Legal Weekly Human Rights Roundup

A report by Baroness Casey has revealed that 20% of Metropolitan Police officers facing allegations of sexual misconduct, misogyny, racism and homophobia had more than one complaint raised against them. Only less than 1% of officers facing multiple allegations had been dismissed from the force. Sir Mark Rowley, the Metropolitan Police Commissioner said that this “cannot continue”.

A survey of lawyers and judges found that racial bias played some role in outcomes in court, and that judicial discrimination was directed particularly towards black court users. A study from the University of Manchester claims that the English and Welsh judiciary is “institutionally racist.” 95% of lawyers and judges who responded to a study claimed that racial bias affected court decisions in some way, and 29% said it had a “fundamental role” to play. The study also shown that black court users, including attorneys, witnesses, and defendants, were disproportionately targeted by judicial discrimination. But since 2020, there has only been one verdict from the Judicial Conduct Investigations Office that has been made public and found a judge guilty of racism.

The CPS is facing outrage after dropping a rape case against Jade McCrossen-Nethercott after the defence team had pleaded, she had suffered from “Sexomnia” and this point was not contested in court or heard before a jury. The CPS have apologised, and The Centre for Women’s Justice has taken up her case.

The Listening Project, which was officially included in the Covid-19 inquiry earlier this year, will be awarded to one of 12 companies on a pre-approved government list following a competitive procedure the Covid-19 Bereaved Families for Justice group has asked eight firms on a pre-approved government list to withdraw from the tender process to instil greater confidence in the forthcoming inquiry.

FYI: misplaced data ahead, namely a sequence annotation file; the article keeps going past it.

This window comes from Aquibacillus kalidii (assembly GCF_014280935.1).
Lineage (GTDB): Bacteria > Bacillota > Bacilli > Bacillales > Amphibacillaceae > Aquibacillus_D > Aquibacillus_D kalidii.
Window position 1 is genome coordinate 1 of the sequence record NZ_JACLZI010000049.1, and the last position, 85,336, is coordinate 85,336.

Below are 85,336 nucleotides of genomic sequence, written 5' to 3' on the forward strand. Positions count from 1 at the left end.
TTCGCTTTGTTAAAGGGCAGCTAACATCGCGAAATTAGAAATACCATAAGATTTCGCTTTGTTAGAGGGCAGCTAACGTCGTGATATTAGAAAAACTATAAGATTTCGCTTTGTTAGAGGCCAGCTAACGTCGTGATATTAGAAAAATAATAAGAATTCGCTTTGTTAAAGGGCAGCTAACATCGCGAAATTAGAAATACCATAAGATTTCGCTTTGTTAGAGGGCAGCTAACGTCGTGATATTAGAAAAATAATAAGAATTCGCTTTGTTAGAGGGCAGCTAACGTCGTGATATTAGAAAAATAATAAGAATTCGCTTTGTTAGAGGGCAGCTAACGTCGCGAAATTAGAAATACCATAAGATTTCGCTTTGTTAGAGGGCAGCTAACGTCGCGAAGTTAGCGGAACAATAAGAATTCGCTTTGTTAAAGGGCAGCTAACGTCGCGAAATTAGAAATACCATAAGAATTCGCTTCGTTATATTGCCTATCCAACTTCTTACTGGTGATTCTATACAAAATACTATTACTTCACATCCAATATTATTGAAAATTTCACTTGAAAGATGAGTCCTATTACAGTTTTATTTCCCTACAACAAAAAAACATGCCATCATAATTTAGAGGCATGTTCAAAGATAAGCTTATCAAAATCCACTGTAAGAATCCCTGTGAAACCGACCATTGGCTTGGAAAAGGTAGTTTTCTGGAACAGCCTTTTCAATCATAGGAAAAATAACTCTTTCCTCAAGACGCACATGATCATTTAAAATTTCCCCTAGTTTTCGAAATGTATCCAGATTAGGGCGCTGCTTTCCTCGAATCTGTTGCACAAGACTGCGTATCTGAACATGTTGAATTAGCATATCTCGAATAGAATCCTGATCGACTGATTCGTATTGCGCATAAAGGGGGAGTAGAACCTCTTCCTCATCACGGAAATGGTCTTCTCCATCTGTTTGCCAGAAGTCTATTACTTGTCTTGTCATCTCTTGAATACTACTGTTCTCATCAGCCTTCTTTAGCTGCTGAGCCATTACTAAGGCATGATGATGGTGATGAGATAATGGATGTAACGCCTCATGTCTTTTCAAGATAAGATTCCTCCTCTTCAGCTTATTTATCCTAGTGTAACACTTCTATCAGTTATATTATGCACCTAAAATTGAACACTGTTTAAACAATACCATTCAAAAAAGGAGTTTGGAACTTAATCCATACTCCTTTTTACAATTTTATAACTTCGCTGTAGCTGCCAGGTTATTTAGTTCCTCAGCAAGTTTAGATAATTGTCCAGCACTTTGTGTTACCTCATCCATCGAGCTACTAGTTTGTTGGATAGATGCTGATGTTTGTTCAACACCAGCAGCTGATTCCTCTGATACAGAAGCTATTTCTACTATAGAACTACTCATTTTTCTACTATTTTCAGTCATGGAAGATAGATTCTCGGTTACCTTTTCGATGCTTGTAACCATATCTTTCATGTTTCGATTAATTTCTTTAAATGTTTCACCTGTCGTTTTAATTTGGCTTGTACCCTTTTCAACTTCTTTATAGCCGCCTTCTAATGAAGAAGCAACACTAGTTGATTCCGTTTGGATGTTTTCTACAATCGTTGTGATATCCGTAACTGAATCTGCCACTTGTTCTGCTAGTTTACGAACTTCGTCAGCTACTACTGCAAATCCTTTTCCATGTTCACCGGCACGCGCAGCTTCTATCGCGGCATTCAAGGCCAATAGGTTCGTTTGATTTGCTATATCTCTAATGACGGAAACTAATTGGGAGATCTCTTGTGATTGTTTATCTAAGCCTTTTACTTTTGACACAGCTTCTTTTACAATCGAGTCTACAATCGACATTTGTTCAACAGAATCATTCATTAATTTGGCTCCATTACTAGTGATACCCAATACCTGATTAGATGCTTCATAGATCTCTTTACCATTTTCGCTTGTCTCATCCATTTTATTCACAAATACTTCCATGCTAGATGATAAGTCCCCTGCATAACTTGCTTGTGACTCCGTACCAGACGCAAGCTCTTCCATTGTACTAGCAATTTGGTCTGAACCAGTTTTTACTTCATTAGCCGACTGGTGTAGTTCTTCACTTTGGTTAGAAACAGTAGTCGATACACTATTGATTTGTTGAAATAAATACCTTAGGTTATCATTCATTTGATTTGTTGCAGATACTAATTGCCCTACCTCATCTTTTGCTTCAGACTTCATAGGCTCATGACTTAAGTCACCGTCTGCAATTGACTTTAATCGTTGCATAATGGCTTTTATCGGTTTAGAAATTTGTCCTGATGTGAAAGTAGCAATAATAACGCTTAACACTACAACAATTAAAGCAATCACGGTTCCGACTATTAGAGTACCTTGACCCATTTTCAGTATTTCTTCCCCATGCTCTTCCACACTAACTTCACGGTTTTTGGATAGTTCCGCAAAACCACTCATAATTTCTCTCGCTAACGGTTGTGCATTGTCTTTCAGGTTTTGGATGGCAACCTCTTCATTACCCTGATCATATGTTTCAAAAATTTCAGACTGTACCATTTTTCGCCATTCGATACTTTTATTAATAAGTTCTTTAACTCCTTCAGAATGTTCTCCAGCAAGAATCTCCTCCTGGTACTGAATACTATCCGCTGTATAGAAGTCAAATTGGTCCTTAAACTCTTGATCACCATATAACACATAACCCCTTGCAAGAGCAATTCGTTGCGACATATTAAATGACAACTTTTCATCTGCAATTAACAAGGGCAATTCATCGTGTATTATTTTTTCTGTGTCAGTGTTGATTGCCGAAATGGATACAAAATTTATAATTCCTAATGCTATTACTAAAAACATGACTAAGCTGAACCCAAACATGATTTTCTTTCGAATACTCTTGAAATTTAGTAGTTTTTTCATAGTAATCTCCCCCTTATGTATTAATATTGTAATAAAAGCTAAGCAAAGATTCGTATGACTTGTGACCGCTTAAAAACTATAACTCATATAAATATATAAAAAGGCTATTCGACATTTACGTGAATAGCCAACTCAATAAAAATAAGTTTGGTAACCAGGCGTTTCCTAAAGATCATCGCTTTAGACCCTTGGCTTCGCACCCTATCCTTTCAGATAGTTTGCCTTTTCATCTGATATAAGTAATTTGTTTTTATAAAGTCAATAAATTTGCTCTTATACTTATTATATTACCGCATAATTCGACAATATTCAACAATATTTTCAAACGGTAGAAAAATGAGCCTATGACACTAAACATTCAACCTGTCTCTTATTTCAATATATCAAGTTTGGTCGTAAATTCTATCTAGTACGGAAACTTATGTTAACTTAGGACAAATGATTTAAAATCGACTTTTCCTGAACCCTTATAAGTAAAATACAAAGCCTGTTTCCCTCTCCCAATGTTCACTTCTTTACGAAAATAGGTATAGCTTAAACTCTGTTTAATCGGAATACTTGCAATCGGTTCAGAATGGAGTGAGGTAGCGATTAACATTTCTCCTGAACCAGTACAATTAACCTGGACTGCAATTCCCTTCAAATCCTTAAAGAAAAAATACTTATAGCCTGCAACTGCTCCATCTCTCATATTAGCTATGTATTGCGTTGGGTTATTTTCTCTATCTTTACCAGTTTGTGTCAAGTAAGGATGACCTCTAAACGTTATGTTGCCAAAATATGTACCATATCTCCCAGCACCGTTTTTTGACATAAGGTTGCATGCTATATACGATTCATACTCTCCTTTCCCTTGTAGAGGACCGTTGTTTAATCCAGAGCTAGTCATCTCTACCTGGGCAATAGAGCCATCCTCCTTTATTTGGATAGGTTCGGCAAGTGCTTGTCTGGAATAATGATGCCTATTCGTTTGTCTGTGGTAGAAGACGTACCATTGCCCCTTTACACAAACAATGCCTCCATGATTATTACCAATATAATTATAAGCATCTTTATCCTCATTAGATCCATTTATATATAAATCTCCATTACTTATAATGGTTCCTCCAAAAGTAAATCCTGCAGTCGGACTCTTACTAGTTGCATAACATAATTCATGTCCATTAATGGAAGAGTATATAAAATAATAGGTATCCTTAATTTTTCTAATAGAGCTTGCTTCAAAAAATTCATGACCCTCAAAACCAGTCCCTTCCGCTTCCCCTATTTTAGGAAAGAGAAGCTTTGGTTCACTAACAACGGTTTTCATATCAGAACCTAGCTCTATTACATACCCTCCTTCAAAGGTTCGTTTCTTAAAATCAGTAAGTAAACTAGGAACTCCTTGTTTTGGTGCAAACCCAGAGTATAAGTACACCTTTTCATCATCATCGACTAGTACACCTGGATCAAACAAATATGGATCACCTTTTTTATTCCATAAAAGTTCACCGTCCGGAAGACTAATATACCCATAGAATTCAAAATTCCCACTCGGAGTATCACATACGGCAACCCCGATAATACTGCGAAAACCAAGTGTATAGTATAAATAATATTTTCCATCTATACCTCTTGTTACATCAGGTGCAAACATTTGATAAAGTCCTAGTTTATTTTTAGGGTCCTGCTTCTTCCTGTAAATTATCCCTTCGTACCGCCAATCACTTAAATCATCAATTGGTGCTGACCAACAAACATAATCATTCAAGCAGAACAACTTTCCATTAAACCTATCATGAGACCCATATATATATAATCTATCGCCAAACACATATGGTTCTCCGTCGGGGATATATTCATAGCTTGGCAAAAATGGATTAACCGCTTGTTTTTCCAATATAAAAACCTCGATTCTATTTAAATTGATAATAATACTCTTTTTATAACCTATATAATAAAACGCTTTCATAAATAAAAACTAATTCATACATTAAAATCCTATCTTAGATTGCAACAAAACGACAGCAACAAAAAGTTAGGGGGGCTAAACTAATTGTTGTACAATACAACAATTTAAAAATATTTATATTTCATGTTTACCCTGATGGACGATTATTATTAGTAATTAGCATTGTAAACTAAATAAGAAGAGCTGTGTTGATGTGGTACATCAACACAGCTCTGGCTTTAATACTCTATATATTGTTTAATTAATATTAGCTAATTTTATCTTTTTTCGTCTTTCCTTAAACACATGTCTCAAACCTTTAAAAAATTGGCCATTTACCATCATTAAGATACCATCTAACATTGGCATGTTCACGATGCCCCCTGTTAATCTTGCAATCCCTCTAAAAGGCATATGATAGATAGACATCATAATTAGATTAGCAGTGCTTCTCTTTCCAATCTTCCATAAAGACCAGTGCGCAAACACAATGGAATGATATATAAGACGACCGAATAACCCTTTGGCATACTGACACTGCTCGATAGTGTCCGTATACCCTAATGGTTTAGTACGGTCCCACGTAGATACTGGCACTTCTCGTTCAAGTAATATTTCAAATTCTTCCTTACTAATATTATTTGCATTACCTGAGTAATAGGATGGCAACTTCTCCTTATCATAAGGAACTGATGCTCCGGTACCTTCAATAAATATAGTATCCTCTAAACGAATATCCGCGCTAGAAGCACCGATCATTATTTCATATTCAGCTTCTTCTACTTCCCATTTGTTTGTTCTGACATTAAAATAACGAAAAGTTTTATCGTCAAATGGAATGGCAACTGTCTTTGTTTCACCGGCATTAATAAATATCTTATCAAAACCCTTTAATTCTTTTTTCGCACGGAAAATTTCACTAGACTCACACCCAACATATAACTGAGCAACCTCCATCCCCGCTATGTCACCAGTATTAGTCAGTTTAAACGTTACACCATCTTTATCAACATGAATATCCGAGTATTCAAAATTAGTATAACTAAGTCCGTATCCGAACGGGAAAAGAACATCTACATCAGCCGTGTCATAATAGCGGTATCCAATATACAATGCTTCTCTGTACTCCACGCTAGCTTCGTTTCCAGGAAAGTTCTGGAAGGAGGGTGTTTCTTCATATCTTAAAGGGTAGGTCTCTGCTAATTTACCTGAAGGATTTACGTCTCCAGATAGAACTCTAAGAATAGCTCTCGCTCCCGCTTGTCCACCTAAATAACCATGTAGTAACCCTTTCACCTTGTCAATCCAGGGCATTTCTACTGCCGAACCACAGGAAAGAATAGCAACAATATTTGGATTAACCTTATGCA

MPs voted to ban anti-abortion protesters from standing outside abortion clinics in England and Wales.

The High Court dismissed the case of AM v Secretary of State for the Home Department, holding that only Grounds 1 and 2 out of five satisfied the tests for hearing a case which has become academic.

In Bernacki v The Regional Court In Slupsk, Poland, the High Court dismissed an appeal against the decision of District Judge Bouch to order the Appellant’s extradition to Poland. The Court held that the inevitable emotional hardship resulting from extradition was not sufficient to prevent extradition.

The Court of Appeal dismissed the appeal of the Appellant in the case of L3 v Secretary of State for the Home Department [2022] EWCA Civ 1357, against the decision of the Special Immigration Appeals Commission. A Libyan national had limited leave to remain in the UK until 2018, but the Secretary of State cancelled this and the family moved to Turkey. The Court held that the guidance in ZH (Tanzania) v Secretary of State for the Home Department was not decisive in the present context. The appellant ‘A’ appealed a decision by the special Immigration Appeals Commission that rejecting A’s request for the Secretary of State to reconsider the decision to bar him from remaining in the UK. ‘A’ is a citizen of Libya. His wife holds dual citizenship in the UK and Libya, and their six children also hold dual citizenship in the UK and Libya. Up until 2018, he was granted a limited leave to remain (LLTR). This was revoked by the Secretary of State’s decision dated September 8, 2017 (referred to as “determination 1”), and the family thereafter relocated to Turkey. ‘A’ has acknowledged having contact with individuals who went on to become extremists or terrorists and was rumoured to have held a senior role in the militia organisation known as the Zintan Martyrs Brigade (or “ZMB”), active in Libya.